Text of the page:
CHARLOTTE, N.C. -- It was the likely the most anticipated play the Carolina Panthers ever ran in May.
The snap was during an optional workout and Delhomme downplayed the significance of throwing about 40 passes in his latest rehabilitation milestone following ligament-replacement surgery.
But his teammates and coaches weren't as reserved.
"It's awesome to have your leader back under center," tight end Jeff King said.
Delhomme threw about 34 passes per day during April's minicamp, but they were during individual drills. On an overcast, cool Wednesday morning, Delhomme ran some plays with the first-team offense to kick off three weeks of no-contact workouts.
"It felt great," Delhomme said. "I think mentally I was a little rusty, but that was to be expected. It was good to be out there in the huddle and actually competing again."
The Panthers had trouble competing after Delhomme's chronic elbow pain became unbearable in Week 3 last season in Atlanta.
A month later, doctors replaced the failed ligament in his right elbow with a tendon from his left thigh. The procedure, known as "Tommy John surgery," is more common among major league pitchers.
While a baseball player usually takes a year or more to recover, Delhomme is nearing full strength. The Panthers believe he'll be ready to practice at least once a day when double-sessions begin at training camp July 26.
"It's just a matter of fatigue in that area of his arm and getting his arm back in throwing shape," Fox said. "The only way to do that is throw and we've been cautious with that. He keeps getting stronger, throwing more each day, and the next day he feels fine. We'll kind of stay on that progress through summer school practices, take a little break, and then get ready for camp."
He would end up leading the team in touchdown passes -- despite playing in 2 1/2 games.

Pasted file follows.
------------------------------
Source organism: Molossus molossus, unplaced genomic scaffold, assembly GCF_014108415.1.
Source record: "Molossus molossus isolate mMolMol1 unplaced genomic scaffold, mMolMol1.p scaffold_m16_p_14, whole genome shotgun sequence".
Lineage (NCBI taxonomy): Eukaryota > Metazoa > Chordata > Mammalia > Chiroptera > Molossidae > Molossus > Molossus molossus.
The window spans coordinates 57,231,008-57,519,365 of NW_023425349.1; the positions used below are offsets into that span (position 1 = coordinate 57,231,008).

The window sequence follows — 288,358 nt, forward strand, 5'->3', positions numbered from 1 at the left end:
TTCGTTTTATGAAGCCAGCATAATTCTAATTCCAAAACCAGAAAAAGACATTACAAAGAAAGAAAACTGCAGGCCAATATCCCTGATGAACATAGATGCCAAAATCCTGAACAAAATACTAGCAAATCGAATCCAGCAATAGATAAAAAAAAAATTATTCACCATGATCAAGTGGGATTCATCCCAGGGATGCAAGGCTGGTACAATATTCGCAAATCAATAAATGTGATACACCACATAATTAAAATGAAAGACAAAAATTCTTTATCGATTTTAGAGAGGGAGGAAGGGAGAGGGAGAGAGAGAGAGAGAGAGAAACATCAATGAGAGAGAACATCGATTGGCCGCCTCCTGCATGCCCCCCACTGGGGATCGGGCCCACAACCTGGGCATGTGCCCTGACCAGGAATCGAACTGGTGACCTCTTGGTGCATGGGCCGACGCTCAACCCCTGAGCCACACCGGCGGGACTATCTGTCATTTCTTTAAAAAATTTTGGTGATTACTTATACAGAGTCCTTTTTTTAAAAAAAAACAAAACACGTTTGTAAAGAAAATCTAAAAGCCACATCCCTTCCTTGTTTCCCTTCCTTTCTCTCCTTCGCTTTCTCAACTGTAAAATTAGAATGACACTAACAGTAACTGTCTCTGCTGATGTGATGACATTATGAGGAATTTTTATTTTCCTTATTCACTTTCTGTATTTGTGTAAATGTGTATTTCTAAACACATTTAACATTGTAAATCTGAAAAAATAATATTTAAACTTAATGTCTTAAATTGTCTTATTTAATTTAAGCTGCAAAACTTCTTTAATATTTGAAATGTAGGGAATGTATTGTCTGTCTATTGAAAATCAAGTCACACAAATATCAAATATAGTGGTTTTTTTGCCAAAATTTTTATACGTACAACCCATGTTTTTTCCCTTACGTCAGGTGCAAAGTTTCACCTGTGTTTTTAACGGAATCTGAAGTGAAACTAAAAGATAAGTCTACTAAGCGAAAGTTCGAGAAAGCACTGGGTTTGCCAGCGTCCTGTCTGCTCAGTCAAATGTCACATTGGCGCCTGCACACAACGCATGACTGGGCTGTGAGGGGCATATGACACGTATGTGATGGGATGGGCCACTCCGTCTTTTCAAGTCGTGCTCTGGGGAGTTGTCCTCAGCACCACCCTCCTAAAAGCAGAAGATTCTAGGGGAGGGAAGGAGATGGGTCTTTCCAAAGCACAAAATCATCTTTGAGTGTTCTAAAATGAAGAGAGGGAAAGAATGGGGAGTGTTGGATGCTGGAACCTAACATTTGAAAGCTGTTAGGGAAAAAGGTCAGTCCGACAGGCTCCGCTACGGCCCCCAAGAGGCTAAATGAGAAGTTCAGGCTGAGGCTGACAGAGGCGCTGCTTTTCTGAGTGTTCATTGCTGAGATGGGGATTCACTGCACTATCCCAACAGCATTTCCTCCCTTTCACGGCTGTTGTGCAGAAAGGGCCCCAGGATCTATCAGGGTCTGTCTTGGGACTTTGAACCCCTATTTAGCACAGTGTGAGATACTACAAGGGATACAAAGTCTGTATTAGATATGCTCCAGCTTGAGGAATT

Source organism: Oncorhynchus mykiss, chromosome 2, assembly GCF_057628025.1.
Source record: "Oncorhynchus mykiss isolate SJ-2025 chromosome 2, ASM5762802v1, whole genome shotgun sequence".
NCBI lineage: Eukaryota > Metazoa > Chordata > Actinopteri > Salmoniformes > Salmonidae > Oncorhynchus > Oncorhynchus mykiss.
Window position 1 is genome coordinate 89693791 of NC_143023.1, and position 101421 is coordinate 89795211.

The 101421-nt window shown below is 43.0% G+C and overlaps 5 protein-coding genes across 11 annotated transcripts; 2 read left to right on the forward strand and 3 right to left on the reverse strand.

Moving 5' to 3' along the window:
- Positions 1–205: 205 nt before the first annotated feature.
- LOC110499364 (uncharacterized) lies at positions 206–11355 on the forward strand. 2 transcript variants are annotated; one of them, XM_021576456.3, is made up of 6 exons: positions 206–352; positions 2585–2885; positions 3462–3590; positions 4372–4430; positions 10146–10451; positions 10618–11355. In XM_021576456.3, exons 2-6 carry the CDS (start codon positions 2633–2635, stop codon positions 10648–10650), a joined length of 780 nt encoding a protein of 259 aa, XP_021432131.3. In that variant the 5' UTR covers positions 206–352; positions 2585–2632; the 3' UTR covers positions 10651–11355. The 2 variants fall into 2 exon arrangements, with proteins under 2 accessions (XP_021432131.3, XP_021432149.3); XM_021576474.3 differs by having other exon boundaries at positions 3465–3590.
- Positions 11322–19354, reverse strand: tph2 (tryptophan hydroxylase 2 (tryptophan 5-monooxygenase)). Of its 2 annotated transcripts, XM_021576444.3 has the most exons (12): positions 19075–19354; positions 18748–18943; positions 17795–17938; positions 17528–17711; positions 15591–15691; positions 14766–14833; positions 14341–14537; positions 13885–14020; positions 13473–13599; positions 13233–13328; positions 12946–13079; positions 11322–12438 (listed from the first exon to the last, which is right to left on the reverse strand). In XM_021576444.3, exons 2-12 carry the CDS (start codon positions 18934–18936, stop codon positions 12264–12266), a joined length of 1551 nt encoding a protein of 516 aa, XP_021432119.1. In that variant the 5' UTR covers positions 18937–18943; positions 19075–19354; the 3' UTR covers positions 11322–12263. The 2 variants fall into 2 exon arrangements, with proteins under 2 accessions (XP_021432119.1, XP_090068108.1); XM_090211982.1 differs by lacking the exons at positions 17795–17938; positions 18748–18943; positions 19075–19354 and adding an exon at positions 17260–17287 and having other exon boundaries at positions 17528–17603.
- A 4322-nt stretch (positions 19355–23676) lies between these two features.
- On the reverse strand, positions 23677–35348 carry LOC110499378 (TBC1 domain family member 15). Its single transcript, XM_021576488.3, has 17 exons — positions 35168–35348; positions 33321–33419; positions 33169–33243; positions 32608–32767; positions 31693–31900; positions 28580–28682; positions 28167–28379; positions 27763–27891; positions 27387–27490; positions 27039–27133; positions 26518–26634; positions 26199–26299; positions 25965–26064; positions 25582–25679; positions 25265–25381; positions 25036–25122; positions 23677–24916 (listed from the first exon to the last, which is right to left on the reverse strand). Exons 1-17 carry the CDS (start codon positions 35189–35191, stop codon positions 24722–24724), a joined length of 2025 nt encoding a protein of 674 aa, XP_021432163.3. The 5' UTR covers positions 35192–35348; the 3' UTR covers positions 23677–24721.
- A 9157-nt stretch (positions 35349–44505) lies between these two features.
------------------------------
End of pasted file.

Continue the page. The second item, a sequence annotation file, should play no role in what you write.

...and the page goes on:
After Delhomme was sidelined, the ineffective David Carr, 44-year-old Vinny Testaverde and undrafted rookie Matt Moore combined for 11 touchdowns and 16 interceptions. The Panthers lost eight of their final 13 games to finish 7-9, and the competitive Delhomme could only watch the season implode while wearing a sling.
Now Delhomme is fit and pain-free with an arm that he says is as strong as ever.
"I think a lot had to do with my rehab routine," Delhomme said. "I have become more specialized, I guess you can say in my lifts. So that has strengthened up everything in the arm, the fingers and the shoulder. But I do feel real good. Now it's easy to come on a one-a-day and do it. When you get back to back in training camp... but I anticipate not really having too many issues."
And his teammates are smiling, dreaming about a healthy Delhomme leading a new-look offense that includes a bigger offensive line, a new backfield and more depth at receiver.
"That's what they say about baseball pitchers, they come back stronger," King said. "The way he's been working, the way we've seen him work, I wouldn't doubt it."
Notes: The Panthers were without their two first-round picks. RB Jonathan Stewart of Oregon can't participate because his school hasn't finished classes. OT Jeff Otah remained sidelined with an ankle injury that caused him to miss April's minicamp. ... Unlike last year when since-traded DT Kris Jenkins skipped the workouts, the Panthers had full participation. ... Fox said he'll shorten training camp because they'll have fewer players. The Panthers, who used to carry 86 players, will be limited to 80 because they can no longer have roster-exempted players from the now defunct NFL Europa.
Copyright 2008 by The Associated Press